Articles  •  Politics & Economics

Can't move, won't move – stuff the Bedroom Tax!

18 March 2013

By Joy Macready

“Can’t move, won’t move!” Drawing on the historic chant against the Poll Tax, this is the rallying call for a new movement against the latest vicious attack by the Coalition against the poorest and most vulnerable.

The bedroom tax, which comes into effect in April, will see families, single mothers and disabled people judged to be “under-occupying” their council properties lose an average of £16 per week in housing benefit. People who are already on the poverty line will face being thrown out of their homes for having a spare room.

Speaking at the Benefit Justice Summit, WinVisible activist Claire Glasman recounted how Camden council cut off her housing benefit because she refused to fill out the bedroom tax form.

Launched by unions and campaigns including PCS, Unite, Disabled People Against Cuts, Defend Council Housing and Unite the Resistance, the summit attracted over 100 people to discuss the fight against the bedroom tax, workfare, cuts to Council Tax Benefit and the loss of the Disability Living Allowance (DLA).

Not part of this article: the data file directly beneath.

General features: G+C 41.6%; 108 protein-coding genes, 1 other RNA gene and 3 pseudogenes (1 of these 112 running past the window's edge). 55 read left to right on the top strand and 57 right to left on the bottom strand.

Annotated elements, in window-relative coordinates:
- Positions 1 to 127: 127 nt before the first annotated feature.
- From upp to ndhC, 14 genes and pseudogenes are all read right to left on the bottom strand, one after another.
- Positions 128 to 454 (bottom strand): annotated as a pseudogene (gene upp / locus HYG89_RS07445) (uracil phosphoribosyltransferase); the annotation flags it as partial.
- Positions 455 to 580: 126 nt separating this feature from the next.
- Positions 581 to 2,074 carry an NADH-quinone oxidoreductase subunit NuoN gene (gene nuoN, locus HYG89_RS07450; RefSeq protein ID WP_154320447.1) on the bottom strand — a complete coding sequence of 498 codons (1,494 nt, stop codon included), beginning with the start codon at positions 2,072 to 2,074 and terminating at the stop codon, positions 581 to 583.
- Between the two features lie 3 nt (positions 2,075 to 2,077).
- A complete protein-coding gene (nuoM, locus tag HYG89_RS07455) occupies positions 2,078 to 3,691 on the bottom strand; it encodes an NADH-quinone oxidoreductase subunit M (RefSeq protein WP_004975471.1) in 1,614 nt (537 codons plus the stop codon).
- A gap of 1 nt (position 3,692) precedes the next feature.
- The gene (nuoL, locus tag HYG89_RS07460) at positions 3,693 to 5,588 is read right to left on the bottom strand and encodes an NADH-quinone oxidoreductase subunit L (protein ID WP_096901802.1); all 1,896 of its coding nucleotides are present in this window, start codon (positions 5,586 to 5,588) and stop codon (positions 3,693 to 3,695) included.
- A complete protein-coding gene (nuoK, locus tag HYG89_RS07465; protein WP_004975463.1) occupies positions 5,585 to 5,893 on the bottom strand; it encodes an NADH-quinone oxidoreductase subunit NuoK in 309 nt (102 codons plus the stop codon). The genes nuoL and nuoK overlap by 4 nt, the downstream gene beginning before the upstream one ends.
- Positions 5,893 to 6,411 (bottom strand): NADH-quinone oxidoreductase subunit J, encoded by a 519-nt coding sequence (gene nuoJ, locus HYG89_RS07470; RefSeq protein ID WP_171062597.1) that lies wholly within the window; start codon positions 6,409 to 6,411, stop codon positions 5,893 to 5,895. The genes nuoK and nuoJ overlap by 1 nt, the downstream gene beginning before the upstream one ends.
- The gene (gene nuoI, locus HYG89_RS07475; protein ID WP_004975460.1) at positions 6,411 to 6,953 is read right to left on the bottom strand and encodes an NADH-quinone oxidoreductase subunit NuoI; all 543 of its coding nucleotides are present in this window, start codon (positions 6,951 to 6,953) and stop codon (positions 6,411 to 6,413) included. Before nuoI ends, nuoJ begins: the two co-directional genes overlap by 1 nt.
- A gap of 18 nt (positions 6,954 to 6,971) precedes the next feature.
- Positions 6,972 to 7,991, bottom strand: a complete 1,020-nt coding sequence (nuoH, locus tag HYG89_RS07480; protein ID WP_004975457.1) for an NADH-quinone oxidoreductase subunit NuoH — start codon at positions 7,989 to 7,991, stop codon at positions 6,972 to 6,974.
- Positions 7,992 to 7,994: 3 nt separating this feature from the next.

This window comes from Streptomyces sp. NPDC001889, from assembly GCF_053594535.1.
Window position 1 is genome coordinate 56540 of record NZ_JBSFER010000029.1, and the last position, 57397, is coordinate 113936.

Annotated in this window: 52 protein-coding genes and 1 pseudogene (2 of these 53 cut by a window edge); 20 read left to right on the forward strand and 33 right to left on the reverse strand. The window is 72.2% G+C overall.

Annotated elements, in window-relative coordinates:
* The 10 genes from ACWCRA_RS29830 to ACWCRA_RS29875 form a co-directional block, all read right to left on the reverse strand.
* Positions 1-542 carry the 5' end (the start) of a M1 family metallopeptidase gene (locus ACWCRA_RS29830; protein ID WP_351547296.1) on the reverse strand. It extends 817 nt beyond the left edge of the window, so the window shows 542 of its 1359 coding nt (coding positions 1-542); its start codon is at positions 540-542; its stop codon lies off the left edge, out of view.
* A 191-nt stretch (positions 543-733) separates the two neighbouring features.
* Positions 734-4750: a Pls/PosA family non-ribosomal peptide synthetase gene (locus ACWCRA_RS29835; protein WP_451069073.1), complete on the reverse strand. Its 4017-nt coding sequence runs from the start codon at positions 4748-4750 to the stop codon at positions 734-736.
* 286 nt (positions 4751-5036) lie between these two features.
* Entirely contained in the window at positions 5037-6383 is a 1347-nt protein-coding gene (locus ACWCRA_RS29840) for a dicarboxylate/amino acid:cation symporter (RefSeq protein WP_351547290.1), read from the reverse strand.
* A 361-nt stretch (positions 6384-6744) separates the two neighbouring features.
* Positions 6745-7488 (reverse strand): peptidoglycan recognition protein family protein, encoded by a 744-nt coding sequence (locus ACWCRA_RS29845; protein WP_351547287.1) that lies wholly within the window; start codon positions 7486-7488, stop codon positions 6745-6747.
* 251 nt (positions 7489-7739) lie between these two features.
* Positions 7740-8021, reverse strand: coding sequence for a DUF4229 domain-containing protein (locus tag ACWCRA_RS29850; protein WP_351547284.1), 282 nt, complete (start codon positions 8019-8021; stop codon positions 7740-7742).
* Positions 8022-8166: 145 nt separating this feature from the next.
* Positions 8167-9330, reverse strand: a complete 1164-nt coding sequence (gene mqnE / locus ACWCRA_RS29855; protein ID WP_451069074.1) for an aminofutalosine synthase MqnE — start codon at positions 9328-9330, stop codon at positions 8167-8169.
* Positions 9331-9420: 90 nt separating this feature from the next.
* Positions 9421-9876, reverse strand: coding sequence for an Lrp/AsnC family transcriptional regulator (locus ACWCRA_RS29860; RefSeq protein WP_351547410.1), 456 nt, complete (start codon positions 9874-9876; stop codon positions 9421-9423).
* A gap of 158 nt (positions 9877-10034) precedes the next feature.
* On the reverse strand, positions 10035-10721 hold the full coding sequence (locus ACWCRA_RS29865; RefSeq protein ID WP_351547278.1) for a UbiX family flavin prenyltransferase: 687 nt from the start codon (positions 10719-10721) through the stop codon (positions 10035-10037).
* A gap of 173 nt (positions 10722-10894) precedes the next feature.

Sara Newton from the Liverpool Anti-Bedroom Tax Campaign explained how two months ago only 10 activists called an initial meeting of over 100 people in Dingle. They discussed ideas ranging from lobbying to organised defence, with phone trees to mobilise against the bailiffs, taking inspiration from the Spanish eviction blockades.

At a second meeting, they agreed to support a march called by activists in Bootle and vice versa. Now there are plans to set up a cross-regional federation.

More than 250,000 PCS members are set to walk out on Budget Day, but the civil service union should also organize its to make implementing the bedroom tax a near impossibility.

Other unions should organise unemployed branches for the many longstanding union members tossed onto the dole heap, as well as the young people being forced onto workfare. They could educate a whole new generation of trade unionists by touring sixth-form colleges to explain what is or isn’t legal under the workfare scheme.

 *Since this article was written, demonstrations took place in at least 57 towns and cities across the country, during the national day of action.


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